On the morning of April 9, 1945, German pastor and theologian Dietrich Bonhoeffer was executed at Flossenburg concentration camp. The camp doctor, H. Fischer-Hullstrung, later remembered:
[Just before the execution] “I saw Pastor Bonhoeffer kneeling on the floor, praying fervently to God…so certain that God heard his prayer…I have hardly ever seen a man die so entirely submissive to the will of God.”
Others testified that, up to his last day, the 39 year old Bonhoeffer remained cheerful. He knew what he had to do, was reconciled to God’s will, and was able to climb the steps to the gallows “brave and composed.”
Who was this man who died so bravely–who Hitler himself, from his bunker beneath Berlin just three weeks before his suicide, ordered to be “destroyed?”
Eric Metaxas’ biography of Bonhoeffer is a gripping picture into the heart of Christ-follower who seeks to be faithful in a very difficult time.
Metaxas emphasizes Bonhoeffer’s theology and how it played out in his life. In contrast to “cheap grace,” Bonhoeffer believed that true grace influences all aspects of a Christian’s life. Christianity is more than going to church. It requires believers to be willing to sacrifice everything to God. Christianity is also more than legalistic morality. Ethics, according to Bonhoeffer, can’t be reduced to a set of rules. These beliefs are what led this humble and devout follower of Christ to be involved in a plot to assassinate Hitler.
Instead of buying a new coat this winter, wear the old one and use the money to purchase Bonhoeffer – Pastor, Martyr, Prophet, Spy, by Eric Metaxas.
One week before his execution, Bonhoeffer wrote his famous poem, “Who Am I?” It gives a glimpse into the heart of this Christ-follower’s struggles in prison and his final resolution.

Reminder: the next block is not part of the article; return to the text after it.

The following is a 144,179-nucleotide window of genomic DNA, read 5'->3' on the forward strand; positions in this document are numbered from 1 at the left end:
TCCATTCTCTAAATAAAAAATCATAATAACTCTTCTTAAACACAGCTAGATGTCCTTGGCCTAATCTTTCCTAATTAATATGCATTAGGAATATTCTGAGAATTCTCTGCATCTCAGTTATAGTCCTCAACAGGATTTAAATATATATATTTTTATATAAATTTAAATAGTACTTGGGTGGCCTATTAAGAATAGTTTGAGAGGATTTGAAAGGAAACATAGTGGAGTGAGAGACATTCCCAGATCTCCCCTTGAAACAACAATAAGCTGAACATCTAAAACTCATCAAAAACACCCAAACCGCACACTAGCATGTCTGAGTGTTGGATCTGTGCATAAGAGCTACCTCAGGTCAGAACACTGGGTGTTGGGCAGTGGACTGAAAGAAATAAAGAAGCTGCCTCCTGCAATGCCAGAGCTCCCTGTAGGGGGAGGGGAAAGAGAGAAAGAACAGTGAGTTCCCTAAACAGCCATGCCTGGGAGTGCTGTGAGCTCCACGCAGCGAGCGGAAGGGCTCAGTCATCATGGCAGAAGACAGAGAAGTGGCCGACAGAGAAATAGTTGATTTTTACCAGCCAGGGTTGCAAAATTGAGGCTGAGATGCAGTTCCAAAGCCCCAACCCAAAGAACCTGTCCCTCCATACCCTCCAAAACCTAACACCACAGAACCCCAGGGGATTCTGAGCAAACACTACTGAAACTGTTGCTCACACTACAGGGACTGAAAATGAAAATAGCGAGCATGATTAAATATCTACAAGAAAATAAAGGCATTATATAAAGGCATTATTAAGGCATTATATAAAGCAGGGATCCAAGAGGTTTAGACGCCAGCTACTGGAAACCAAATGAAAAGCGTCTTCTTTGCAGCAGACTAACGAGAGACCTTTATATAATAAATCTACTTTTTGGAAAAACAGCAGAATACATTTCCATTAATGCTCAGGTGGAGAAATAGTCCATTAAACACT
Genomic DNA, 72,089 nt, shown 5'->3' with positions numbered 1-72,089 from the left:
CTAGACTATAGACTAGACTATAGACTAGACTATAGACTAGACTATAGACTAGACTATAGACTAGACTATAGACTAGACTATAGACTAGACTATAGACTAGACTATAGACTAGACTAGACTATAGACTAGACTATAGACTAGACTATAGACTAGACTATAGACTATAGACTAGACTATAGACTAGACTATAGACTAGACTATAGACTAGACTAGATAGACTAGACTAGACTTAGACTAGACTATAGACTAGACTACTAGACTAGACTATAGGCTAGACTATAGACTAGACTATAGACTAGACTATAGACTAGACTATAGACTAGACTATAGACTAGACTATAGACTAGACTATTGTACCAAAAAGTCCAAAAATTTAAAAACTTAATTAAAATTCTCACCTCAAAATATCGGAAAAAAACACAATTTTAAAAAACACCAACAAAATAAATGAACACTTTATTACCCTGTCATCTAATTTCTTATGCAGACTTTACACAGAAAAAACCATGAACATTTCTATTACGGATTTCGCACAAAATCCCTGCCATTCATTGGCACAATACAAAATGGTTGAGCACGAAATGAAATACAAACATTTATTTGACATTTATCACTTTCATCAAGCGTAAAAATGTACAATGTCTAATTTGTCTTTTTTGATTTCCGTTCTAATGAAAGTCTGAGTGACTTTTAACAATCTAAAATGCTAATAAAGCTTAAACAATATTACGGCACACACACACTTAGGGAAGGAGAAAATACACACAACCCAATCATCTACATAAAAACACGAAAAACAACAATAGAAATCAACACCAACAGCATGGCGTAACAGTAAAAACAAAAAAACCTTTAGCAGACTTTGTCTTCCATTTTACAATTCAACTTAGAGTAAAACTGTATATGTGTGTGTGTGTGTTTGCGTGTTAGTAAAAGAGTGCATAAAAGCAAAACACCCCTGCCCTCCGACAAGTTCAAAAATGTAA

Who am I? They often tell me I would step from my cell’s confinement calmly, cheerfully, firmly, like a squire from his country-house.
Who am I? They often tell me I would talk to my warden freely and friendly and clearly, as though it were mine to command.
Who am I? They also tell me I would bear the days of misfortune equably, smilingly, proudly, like one accustomed to win.
Am I then really all that which other men tell of, or am I only what I know of myself, restless and longing and sick, like a bird in a cage, struggling for breath, as though hands were compressing my throat, yearning for colors, for flowers, for the voices of birds, thirsting for words of kindness, for neighborliness, trembling with anger at despotisms and petty humiliation, tossing in expectation of great events, powerlessly trembling for friends at an infinite distance, weary and empty at praying, at thinking, at making, faint and ready to say farewell to it all.
Who am I? This or the other? Am I one person today, and tomorrow another? Am I both at once? A hypocrite before others, and before myself a contemptibly woebegone weakling? Or is something within me still like a beaten army, fleeing in disorder from victory already achieved?
Who am I? They mock me, these lonely questions of mine.
Whoever I am, Thou knowest, O God, I am thine.